The top 18 include, in descending order, registered nurses, network and computer systems administrators, pharmacy technicians, landscapers, and social and human services assistants, all expected to grow 9 percent, and computer systems analysts, management analysts, cooks, insurance agents, nursing assistants, licensed practical and licensed vocational nurses and food preparation workers and servers, including fast-food, the report said.

Middle-aged? Stick to figuring out ways to survive. Sooner or later the cost of living will begin to accelerate to match the increases of those with growing income. If you want longer-term worries consider your kids and grandkids. The quality of K-12 education ain’t especially getting better inside the United States. Compared to other literate nations and competing with them for jobs, we’re in a deeper hole that’s on the way to becoming downright subterranean.

While there’s no shortage of pundits who finished their college years before malaise and a matching decline set in – they continue to praise the value of our advanced education. That will continue to sort out with underfunded public schools getting more and more of the student base and giving back less in return. Or so it seems.

Remember when Americans led the world in college degrees?

The United States used to lead the world in the number of 25- to 34-year-olds with college degrees. Now it ranks 12th among 36 developed nations.

“The growing education deficit is no less a threat to our nation’s long-term well-being than the current fiscal crisis,” Gaston Caperton, the president of the College Board, warned at a meeting on Capitol Hill of education leaders and policy makers, where he released a report detailing the problem and recommending how to fix it. “To improve our college completion rates, we must think ‘P-16’ and improve education from preschool through higher education.”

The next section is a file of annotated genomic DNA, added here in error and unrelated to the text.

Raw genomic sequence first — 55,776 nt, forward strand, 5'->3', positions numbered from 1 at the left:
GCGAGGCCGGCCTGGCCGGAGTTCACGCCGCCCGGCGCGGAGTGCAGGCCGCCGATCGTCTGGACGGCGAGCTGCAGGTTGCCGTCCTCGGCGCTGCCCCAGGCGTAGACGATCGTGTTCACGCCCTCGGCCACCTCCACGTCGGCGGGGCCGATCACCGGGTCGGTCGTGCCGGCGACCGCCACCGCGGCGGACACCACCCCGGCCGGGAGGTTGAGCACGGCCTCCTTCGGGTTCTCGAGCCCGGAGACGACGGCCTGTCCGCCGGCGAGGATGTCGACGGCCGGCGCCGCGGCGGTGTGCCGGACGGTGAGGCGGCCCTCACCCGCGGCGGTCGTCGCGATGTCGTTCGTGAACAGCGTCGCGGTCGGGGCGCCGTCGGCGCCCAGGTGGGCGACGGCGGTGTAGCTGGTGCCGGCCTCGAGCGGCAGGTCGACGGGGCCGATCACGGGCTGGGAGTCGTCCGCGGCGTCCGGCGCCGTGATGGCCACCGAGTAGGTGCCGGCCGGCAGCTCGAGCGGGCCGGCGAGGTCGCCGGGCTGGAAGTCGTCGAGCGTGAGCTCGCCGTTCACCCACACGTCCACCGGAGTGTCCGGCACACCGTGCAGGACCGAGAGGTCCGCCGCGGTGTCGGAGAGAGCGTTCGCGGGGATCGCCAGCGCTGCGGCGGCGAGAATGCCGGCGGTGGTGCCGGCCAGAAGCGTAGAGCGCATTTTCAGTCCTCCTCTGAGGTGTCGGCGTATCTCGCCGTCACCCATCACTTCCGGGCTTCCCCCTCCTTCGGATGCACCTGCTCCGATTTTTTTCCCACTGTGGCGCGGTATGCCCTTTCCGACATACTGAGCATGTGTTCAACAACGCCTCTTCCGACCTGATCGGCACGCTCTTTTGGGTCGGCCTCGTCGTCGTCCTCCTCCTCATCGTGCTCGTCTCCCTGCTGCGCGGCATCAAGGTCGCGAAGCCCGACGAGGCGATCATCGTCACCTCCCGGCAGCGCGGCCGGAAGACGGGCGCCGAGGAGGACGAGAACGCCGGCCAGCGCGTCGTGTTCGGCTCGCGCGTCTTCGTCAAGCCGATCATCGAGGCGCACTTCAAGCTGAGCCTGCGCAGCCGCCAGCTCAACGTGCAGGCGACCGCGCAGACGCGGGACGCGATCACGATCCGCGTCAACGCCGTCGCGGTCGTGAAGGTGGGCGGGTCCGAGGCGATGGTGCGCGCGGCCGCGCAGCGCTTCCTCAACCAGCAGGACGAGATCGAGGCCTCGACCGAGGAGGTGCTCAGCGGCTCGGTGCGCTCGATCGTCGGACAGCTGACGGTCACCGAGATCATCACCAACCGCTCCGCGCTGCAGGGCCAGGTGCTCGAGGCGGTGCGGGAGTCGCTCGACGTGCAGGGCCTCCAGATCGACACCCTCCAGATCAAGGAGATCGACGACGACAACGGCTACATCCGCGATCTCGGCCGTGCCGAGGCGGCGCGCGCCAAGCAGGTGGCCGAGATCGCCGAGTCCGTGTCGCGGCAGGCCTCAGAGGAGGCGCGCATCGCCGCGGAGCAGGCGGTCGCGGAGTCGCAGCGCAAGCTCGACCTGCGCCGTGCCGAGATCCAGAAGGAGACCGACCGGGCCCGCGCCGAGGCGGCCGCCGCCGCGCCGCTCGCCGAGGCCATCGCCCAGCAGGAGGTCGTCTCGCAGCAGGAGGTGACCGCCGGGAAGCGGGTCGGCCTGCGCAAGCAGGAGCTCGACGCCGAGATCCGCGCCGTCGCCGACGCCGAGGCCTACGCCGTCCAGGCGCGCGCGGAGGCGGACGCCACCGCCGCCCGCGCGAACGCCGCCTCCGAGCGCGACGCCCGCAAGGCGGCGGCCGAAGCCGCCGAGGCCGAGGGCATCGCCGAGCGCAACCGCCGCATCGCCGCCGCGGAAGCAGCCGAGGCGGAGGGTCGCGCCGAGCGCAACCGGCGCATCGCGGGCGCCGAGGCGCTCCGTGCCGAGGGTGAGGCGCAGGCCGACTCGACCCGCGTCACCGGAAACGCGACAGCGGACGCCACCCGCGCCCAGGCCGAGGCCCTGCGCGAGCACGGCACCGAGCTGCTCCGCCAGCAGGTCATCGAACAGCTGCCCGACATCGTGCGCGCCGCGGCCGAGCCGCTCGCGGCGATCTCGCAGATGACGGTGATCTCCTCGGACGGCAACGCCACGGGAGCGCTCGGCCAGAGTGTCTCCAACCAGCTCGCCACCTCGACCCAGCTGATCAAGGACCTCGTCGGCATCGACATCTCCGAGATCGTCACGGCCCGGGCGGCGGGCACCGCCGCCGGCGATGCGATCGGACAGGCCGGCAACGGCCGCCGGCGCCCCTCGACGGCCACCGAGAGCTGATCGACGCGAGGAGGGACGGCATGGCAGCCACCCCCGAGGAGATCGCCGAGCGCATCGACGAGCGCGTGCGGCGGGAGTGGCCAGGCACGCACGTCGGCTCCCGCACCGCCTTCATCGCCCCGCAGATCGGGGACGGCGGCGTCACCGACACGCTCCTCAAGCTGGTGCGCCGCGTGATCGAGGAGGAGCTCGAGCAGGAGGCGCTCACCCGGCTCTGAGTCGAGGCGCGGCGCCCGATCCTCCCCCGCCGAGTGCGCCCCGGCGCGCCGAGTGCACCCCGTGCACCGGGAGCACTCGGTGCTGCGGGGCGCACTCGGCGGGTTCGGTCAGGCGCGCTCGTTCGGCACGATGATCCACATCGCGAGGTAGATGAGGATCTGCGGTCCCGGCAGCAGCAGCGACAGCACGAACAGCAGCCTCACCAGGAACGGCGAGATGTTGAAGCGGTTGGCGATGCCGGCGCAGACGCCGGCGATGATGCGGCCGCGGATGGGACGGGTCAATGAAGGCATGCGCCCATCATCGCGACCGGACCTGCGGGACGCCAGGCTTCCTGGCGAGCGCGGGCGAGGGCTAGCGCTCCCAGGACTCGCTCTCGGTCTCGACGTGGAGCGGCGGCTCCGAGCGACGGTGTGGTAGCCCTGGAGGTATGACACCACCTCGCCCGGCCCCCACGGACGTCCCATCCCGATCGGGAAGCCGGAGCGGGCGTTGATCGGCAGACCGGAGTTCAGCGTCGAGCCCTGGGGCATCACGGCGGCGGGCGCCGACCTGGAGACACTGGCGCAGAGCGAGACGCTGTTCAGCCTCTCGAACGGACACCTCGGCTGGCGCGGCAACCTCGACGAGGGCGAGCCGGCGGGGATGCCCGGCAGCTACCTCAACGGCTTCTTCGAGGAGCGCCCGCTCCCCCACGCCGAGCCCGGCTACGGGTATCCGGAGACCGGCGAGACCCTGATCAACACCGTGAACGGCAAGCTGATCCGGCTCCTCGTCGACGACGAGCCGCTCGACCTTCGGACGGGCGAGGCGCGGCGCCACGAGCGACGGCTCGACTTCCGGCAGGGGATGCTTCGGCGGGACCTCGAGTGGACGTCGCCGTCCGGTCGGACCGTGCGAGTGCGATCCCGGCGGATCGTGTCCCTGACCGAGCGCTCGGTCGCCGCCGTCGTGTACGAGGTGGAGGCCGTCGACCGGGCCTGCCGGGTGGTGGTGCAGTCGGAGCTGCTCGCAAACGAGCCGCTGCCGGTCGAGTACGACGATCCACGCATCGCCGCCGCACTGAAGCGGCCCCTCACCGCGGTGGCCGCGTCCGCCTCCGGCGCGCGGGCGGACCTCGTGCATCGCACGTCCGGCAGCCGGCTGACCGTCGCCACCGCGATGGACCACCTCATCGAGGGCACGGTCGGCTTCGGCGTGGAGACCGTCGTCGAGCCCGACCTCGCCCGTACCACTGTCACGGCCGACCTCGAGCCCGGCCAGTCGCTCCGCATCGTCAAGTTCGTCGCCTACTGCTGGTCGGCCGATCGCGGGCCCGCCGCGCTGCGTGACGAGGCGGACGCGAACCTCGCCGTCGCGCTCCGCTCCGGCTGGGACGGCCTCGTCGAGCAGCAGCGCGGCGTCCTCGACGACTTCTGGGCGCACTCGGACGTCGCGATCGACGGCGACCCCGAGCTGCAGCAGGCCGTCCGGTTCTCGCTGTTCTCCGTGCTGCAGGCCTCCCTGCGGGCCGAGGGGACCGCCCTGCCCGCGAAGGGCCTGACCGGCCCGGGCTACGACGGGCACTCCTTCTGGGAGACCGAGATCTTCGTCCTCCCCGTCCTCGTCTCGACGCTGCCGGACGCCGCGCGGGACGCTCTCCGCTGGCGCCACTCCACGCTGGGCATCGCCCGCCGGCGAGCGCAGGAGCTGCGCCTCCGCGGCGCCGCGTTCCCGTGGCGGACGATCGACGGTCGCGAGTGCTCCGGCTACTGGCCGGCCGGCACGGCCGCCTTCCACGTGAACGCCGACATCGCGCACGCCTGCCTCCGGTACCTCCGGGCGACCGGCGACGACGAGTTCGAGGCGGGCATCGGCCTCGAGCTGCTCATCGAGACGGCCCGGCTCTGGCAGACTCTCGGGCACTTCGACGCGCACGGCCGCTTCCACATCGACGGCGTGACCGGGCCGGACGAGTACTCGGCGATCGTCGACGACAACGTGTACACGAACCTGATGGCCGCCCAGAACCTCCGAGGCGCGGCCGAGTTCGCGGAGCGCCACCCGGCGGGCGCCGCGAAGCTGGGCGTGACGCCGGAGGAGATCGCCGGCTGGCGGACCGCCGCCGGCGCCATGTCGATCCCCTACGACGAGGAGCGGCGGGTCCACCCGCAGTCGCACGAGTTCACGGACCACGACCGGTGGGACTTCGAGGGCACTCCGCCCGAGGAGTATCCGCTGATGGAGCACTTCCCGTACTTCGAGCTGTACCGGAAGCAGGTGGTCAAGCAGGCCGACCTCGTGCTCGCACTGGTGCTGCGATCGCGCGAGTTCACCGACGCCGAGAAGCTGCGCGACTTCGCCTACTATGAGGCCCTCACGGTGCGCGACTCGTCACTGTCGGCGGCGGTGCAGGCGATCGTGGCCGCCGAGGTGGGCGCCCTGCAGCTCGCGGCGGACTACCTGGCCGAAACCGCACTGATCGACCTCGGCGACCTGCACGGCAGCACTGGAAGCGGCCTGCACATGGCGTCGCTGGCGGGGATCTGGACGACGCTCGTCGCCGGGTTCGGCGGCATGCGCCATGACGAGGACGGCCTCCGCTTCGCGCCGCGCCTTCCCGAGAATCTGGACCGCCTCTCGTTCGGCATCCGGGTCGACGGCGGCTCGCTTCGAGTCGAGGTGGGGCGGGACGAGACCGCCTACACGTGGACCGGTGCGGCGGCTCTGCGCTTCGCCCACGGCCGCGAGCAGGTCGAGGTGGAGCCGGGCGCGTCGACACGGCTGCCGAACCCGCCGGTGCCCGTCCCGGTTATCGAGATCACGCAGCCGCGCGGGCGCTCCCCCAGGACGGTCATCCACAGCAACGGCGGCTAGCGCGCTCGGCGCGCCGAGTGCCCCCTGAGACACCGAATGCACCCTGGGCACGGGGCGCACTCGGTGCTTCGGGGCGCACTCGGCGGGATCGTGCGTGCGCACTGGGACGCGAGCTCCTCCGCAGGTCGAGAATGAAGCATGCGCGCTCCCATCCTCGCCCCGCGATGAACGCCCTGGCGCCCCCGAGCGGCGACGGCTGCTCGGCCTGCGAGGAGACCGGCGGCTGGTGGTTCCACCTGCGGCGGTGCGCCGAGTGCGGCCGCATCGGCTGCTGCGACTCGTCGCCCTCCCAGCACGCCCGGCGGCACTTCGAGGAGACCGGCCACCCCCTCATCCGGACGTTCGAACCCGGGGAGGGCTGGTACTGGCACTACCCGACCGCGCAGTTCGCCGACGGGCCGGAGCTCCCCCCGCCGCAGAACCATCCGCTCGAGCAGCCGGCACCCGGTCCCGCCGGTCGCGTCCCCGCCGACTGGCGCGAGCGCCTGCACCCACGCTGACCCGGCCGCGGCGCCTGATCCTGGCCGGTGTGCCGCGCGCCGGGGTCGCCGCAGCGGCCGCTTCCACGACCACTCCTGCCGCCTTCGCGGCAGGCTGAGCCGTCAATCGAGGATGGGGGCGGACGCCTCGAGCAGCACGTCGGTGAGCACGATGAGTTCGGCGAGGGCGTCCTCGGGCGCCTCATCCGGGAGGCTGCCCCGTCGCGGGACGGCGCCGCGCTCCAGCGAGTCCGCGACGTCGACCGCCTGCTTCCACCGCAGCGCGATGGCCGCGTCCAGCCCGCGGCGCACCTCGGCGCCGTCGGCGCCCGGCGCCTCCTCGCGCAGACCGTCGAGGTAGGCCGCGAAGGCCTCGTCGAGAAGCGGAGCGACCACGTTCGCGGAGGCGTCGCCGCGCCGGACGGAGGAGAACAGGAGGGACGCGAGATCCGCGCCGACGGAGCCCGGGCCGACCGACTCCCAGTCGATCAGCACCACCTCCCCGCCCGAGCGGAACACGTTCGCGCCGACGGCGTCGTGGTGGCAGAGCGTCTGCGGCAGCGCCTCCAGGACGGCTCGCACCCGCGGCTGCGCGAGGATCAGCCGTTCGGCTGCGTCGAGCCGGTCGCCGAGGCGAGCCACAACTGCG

While access to college has been the major concern in recent decades, over the last year, college completion, too, has become a leading item on the national agenda. Last July, President Obama announced the American Graduation Initiative, calling for five million more college graduates by 2020, to help the United States again lead the world in educational attainment…

William Kirwan, chancellor of the University System of Maryland, who hosted the Washington discussion along with Gaston Caperton, said…“We led the world in the 1980s, but we didn’t build from there,” he said. “If you look at people 60 and over, about 39-40 percent have college degrees, and if you look at young people, too, about 39-40 percent have college degrees. Meanwhile, other countries have passed us by.”

Canada now leads the world in educational attainment, with about 56 percent of its young adults having earned at least associate’s degrees…

You can’t address college completion if you don’t do something about K-12 education,” Mr. Kirwan said.

The group’s first five recommendations all concern K-12 education, calling for more state-financed preschool programs, better high school and middle school college counseling, dropout prevention programs, an alignment with international curricular standards and improved teacher quality. College costs were also implicated, with recommendations for more need-based financial aid, and further efforts to keep college affordable.

Aside from sound governance – which drained away down sewers of greed in the eight years preceding the present administration – the mediocre stimulus budget approved by Congress doesn’t even keep up with maintaining staff minimums for education around the country. While there are legitimate discussions about the ratios of administrators to students, quasi-pro sports budgets versus the broad range of intelligent curricula, the task still remains to equip the young people of the United States to build a nation that can grow beyond an economy based wholly on consumption and service.

Though I imagine little or no change would please the beancounter breed of reactionary.